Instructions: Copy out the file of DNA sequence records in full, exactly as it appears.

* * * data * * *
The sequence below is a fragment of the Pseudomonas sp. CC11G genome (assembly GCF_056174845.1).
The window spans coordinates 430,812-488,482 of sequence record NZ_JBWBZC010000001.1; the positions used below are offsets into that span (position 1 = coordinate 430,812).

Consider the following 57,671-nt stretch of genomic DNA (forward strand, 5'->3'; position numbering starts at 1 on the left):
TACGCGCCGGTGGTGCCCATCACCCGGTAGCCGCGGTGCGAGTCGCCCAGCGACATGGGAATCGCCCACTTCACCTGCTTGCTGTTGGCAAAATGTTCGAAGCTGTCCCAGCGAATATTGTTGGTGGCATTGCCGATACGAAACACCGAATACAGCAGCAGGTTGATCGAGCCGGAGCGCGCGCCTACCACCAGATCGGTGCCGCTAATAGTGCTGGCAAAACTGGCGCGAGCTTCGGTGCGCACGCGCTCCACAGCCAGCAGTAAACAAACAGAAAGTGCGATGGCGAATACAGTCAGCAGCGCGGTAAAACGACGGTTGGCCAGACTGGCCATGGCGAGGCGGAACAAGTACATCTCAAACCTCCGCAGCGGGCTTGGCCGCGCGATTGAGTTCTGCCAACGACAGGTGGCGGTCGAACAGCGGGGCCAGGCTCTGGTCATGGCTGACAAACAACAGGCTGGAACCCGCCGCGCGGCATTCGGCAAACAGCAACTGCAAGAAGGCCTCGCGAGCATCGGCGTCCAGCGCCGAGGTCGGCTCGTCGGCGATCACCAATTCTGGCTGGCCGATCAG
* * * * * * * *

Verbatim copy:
The sequence below is a fragment of the Pseudomonas sp. CC11G genome (assembly GCF_056174845.1).
The window spans coordinates 430,812-488,482 of sequence record NZ_JBWBZC010000001.1; the positions used below are offsets into that span (position 1 = coordinate 430,812).

Consider the following 57,671-nt stretch of genomic DNA (forward strand, 5'->3'; position numbering starts at 1 on the left):
TACGCGCCGGTGGTGCCCATCACCCGGTAGCCGCGGTGCGAGTCGCCCAGCGACATGGGAATCGCCCACTTCACCTGCTTGCTGTTGGCAAAATGTTCGAAGCTGTCCCAGCGAATATTGTTGGTGGCATTGCCGATACGAAACACCGAATACAGCAGCAGGTTGATCGAGCCGGAGCGCGCGCCTACCACCAGATCGGTGCCGCTAATAGTGCTGGCAAAACTGGCGCGAGCTTCGGTGCGCACGCGCTCCACAGCCAGCAGTAAACAAACAGAAAGTGCGATGGCGAATACAGTCAGCAGCGCGGTAAAACGACGGTTGGCCAGACTGGCCATGGCGAGGCGGAACAAGTACATCTCAAACCTCCGCAGCGGGCTTGGCCGCGCGATTGAGTTCTGCCAACGACAGGTGGCGGTCGAACAGCGGGGCCAGGCTCTGGTCATGGCTGACAAACAACAGGCTGGAACCCGCCGCGCGGCATTCGGCAAACAGCAACTGCAAGAAGGCCTCGCGAGCATCGGCGTCCAGCGCCGAGGTCGGCTCGTCGGCGATCACCAATTCTGGCTGGCCGATCAG